Review:

Nester Cab has always wanted to do something, go somewhere, maybe make a difference in the world. He eschews most of the gadgets and gimmicks of modern technology and convenience that is driven by consumerism and greed, and does his own little things to fight against it. But he’s not quite prepared for the turn his life takes when he is thrust into the middle of a war between radical outcasts and power hungry politicians.

As a mother in this new technological era, I have often been known to say that we are raising a generation of kids who don’t know how to be alone. Access to their friends is always immediate and constant through smart phones, texting, and internet social sites. The idea that you can be ‘unplugged’ for days at a time is a foreign concept; one that may lead to an early dramatic death – either from boredom or withdrawal.

In Ephemera, Jeffery M. Anderson brings this idea to the extreme. The world has gone mad with technology and marketing. Movies aren’t just movies, they’re sales platforms. Sunglasses don’t just protect your eyes from the sun, they allow you to surf the internet while walking down the street. Cars don’t need to be driven, just sit back while the car does all the work for you. The world has become a place where people no longer have to think for themselves. It has become a world where the general public is susceptible to the evil machinations of the power hungry minds of politicians; politicians who have no problem taking over their thinking for them.

Ephemera is a book that will make you laugh and cringe – sometimes at the same time. Action abounds with kidnappings, murder, and intrigue. Humor is sprinkled in with odd characters and the reality of everyday life in a truly technological world. Political corruption is showcased as those in power purposely create information that will mislead and control the public. But most of all, Ephemera makes you think about the course society is on and about how far we want to let it go.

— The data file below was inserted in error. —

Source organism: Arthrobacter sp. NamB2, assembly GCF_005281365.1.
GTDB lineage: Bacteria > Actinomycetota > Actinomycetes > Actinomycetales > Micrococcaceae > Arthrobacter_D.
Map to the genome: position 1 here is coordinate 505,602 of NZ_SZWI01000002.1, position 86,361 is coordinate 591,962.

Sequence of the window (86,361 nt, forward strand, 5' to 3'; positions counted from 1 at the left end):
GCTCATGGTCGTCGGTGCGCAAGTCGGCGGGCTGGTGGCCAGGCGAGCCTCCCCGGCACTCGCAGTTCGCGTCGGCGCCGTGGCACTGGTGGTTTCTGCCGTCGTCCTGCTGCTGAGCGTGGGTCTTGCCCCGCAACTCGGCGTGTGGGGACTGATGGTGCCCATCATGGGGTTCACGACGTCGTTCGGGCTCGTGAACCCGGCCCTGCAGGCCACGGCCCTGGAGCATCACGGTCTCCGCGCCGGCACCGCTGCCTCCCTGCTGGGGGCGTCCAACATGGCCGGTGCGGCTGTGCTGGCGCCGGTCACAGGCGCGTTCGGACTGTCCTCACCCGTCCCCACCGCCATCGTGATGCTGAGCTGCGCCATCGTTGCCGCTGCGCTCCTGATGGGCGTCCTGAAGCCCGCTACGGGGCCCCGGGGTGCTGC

Jeffery M. Anderson does an excellent job of bringing home the idea that we need to be more aware of technology’s impact on us as human beings. His writing style grabs the reader and pulls him or her in with an engrossing plot and characters that range from charming to terrifying. Reminiscent of the works of Christopher Buckley, Ephemera brought me on a journey I hope to only read about, and never have it become reality. If at times a bit preachy, sometimes overselling the point, it is none the less a book that should be read and pondered.

One side observation that must be written about, though, is the cover of the book. Once the book is read, it makes perfect sense. As a book that may be sitting on a stand at the bookstore, I don’t know that it would have begged me to pick it up to discover what it was hiding. For me, it doesn’t capture the essence of the book’s content which is a shame. I hate to think the book is being passed over by potential readers because of a cover that doesn’t give a feel for the treasures inside.

Overall, I truly enjoyed reading Ephemera. I would like to thank the author for offering to share his work with me and providing me with a review copy. I give the book four and a half stars.

Review: Haunt by Amber Delaine

Review: Haunt by Amber Delaine

Published synopsis: